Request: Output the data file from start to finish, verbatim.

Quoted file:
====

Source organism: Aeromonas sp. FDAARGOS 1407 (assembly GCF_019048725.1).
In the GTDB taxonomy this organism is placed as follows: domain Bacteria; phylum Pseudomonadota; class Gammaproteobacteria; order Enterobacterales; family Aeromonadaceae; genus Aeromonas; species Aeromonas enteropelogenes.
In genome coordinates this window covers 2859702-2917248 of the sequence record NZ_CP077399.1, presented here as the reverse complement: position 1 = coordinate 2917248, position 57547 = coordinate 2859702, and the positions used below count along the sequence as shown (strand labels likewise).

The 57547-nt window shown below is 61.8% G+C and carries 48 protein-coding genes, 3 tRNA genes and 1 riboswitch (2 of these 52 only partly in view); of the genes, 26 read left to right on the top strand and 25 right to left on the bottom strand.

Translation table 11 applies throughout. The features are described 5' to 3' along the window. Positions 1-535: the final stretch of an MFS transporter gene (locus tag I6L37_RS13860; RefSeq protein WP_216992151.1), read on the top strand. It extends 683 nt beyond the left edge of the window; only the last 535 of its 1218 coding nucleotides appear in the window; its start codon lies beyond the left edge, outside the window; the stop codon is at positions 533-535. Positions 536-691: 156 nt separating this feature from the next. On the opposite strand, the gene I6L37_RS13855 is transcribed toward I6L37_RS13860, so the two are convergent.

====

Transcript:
Source organism: Aeromonas sp. FDAARGOS 1407 (assembly GCF_019048725.1).
In the GTDB taxonomy this organism is placed as follows: domain Bacteria; phylum Pseudomonadota; class Gammaproteobacteria; order Enterobacterales; family Aeromonadaceae; genus Aeromonas; species Aeromonas enteropelogenes.
In genome coordinates this window covers 2859702-2917248 of the sequence record NZ_CP077399.1, presented here as the reverse complement: position 1 = coordinate 2917248, position 57547 = coordinate 2859702, and the positions used below count along the sequence as shown (strand labels likewise).

The 57547-nt window shown below is 61.8% G+C and carries 48 protein-coding genes, 3 tRNA genes and 1 riboswitch (2 of these 52 only partly in view); of the genes, 26 read left to right on the top strand and 25 right to left on the bottom strand.

Translation table 11 applies throughout. The features are described 5' to 3' along the window. Positions 1-535: the final stretch of an MFS transporter gene (locus tag I6L37_RS13860; RefSeq protein WP_216992151.1), read on the top strand. It extends 683 nt beyond the left edge of the window; only the last 535 of its 1218 coding nucleotides appear in the window; its start codon lies beyond the left edge, outside the window; the stop codon is at positions 533-535. Positions 536-691: 156 nt separating this feature from the next. On the opposite strand, the gene I6L37_RS13855 is transcribed toward I6L37_RS13860, so the two are convergent.